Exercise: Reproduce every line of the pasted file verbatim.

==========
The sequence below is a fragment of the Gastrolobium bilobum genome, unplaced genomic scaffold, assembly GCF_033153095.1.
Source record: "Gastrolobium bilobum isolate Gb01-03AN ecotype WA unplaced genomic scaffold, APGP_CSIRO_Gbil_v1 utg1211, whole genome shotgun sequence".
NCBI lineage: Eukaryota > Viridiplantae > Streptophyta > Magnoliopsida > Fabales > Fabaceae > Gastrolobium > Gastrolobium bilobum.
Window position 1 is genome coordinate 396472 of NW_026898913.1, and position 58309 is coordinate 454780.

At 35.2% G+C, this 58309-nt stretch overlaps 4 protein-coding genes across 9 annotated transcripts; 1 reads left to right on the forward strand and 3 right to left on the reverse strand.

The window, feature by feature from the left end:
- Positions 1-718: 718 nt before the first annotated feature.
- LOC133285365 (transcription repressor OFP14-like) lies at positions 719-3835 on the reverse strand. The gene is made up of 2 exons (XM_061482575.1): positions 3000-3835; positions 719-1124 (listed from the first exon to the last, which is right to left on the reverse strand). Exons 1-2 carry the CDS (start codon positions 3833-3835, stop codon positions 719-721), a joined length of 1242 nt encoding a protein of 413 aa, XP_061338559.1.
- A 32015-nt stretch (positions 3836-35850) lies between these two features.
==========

The sequence below is a fragment of the Gastrolobium bilobum genome, unplaced genomic scaffold, assembly GCF_033153095.1.
Source record: "Gastrolobium bilobum isolate Gb01-03AN ecotype WA unplaced genomic scaffold, APGP_CSIRO_Gbil_v1 utg1211, whole genome shotgun sequence".
NCBI lineage: Eukaryota > Viridiplantae > Streptophyta > Magnoliopsida > Fabales > Fabaceae > Gastrolobium > Gastrolobium bilobum.
Window position 1 is genome coordinate 396472 of NW_026898913.1, and position 58309 is coordinate 454780.

At 35.2% G+C, this 58309-nt stretch overlaps 4 protein-coding genes across 9 annotated transcripts; 1 reads left to right on the forward strand and 3 right to left on the reverse strand.

The window, feature by feature from the left end:
- Positions 1-718: 718 nt before the first annotated feature.
- LOC133285365 (transcription repressor OFP14-like) lies at positions 719-3835 on the reverse strand. The gene is made up of 2 exons (XM_061482575.1): positions 3000-3835; positions 719-1124 (listed from the first exon to the last, which is right to left on the reverse strand). Exons 1-2 carry the CDS (start codon positions 3833-3835, stop codon positions 719-721), a joined length of 1242 nt encoding a protein of 413 aa, XP_061338559.1.
- A 32015-nt stretch (positions 3836-35850) lies between these two features.